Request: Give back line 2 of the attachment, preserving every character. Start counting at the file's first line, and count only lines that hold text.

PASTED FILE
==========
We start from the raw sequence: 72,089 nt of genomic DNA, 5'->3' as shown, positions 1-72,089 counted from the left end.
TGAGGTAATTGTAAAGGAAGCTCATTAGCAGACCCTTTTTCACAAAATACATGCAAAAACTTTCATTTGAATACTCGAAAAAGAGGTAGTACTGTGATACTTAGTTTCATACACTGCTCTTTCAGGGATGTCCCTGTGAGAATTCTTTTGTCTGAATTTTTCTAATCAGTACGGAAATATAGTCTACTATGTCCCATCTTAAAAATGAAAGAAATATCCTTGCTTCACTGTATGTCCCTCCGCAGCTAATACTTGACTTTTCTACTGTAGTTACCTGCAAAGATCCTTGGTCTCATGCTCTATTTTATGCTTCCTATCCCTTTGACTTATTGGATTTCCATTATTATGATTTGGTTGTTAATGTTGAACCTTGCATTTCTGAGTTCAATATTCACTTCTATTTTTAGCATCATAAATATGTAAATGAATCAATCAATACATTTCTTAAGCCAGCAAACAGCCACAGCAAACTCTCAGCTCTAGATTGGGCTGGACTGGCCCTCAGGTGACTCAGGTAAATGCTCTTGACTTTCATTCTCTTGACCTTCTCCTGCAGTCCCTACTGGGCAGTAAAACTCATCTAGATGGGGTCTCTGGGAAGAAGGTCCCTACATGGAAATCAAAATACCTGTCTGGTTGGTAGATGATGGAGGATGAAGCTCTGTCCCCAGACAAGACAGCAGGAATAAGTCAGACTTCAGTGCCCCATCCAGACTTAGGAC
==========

TGAGGTAATTGTAAAGGAAGCTCATTAGCAGACCCTTTTTCACAAAATACATGCAAAAACTTTCATTTGAATACTCGAAAAAGAGGTAGTACTGTGATACTTAGTTTCATACACTGCTCTTTCAGGGATGTCCCTGTGAGAATTCTTTTGTCTGAATTTTTCTAATCAGTACGGAAATATAGTCTACTATGTCCCATCTTAAAAATGAAAGAAATATCCTTGCTTCACTGTATGTCCCTCCGCAGCTAATACTTGACTTTTCTACTGTAGTTACCTGCAAAGATCCTTGGTCTCATGCTCTATTTTATGCTTCCTATCCCTTTGACTTATTGGATTTCCATTATTATGATTTGGTTGTTAATGTTGAACCTTGCATTTCTGAGTTCAATATTCACTTCTATTTTTAGCATCATAAATATGTAAATGAATCAATCAATACATTTCTTAAGCCAGCAAACAGCCACAGCAAACTCTCAGCTCTAGATTGGGCTGGACTGGCCCTCAGGTGACTCAGGTAAATGCTCTTGACTTTCATTCTCTTGACCTTCTCCTGCAGTCCCTACTGGGCAGTAAAACTCATCTAGATGGGGTCTCTGGGAAGAAGGTCCCTACATGGAAATCAAAATACCTGTCTGGTTGGTAGATGATGGAGGATGAAGCTCTGTCCCCAGACAAGACAGCAGGAATAAGTCAGACTTCAGTGCCCCATCCAGACTTAGGAC